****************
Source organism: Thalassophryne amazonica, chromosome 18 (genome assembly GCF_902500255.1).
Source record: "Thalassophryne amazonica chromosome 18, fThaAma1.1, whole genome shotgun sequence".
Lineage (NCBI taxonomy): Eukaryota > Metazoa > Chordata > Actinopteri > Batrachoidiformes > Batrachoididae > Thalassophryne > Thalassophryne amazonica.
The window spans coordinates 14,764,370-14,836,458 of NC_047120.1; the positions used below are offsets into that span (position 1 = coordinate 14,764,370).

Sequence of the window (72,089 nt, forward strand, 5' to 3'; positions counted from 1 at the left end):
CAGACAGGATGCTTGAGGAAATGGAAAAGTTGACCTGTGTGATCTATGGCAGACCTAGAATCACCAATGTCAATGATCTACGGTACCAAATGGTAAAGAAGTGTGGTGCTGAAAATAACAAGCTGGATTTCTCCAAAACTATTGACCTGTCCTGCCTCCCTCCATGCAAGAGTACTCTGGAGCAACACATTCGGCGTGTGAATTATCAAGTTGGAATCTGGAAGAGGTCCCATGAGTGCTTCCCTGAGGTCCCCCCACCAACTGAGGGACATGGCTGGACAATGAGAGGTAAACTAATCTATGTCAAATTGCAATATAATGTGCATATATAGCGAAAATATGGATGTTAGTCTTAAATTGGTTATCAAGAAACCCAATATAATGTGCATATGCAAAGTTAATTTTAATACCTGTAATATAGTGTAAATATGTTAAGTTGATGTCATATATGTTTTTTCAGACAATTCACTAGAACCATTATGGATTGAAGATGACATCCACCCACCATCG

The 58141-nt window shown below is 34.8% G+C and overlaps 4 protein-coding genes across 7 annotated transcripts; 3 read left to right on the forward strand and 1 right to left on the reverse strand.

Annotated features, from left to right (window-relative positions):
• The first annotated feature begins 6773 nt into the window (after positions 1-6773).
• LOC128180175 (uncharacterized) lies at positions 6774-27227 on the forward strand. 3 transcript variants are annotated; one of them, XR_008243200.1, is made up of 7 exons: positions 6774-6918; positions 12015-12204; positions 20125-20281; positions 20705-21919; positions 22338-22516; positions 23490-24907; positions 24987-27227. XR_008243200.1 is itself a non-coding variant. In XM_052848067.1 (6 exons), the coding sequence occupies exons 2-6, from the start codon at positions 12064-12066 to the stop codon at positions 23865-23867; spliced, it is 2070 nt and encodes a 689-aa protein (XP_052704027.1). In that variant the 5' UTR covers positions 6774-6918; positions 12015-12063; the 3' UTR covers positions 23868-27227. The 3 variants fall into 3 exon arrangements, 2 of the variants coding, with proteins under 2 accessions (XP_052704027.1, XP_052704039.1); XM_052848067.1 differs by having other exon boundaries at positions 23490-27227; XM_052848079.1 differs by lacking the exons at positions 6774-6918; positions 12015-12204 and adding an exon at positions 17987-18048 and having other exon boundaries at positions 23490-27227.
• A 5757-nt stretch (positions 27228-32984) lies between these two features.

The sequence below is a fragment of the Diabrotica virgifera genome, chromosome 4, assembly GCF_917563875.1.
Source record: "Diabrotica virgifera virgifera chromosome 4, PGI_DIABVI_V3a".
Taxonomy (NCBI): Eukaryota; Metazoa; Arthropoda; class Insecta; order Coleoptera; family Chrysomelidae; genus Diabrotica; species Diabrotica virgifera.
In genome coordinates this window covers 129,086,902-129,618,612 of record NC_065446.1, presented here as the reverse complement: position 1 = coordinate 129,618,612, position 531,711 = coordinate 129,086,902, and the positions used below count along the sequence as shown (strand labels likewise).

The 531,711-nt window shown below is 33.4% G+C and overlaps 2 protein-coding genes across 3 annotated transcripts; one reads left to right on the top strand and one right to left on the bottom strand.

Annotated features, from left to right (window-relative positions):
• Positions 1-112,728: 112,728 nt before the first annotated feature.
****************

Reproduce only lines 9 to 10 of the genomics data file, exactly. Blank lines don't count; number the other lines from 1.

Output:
• The first annotated feature begins 6773 nt into the window (after positions 1-6773).
• LOC128180175 (uncharacterized) lies at positions 6774-27227 on the forward strand. 3 transcript variants are annotated; one of them, XR_008243200.1, is made up of 7 exons: positions 6774-6918; positions 12015-12204; positions 20125-20281; positions 20705-21919; positions 22338-22516; positions 23490-24907; positions 24987-27227. XR_008243200.1 is itself a non-coding variant. In XM_052848067.1 (6 exons), the coding sequence occupies exons 2-6, from the start codon at positions 12064-12066 to the stop codon at positions 23865-23867; spliced, it is 2070 nt and encodes a 689-aa protein (XP_052704027.1). In that variant the 5' UTR covers positions 6774-6918; positions 12015-12063; the 3' UTR covers positions 23868-27227. The 3 variants fall into 3 exon arrangements, 2 of the variants coding, with proteins under 2 accessions (XP_052704027.1, XP_052704039.1); XM_052848067.1 differs by having other exon boundaries at positions 23490-27227; XM_052848079.1 differs by lacking the exons at positions 6774-6918; positions 12015-12204 and adding an exon at positions 17987-18048 and having other exon boundaries at positions 23490-27227.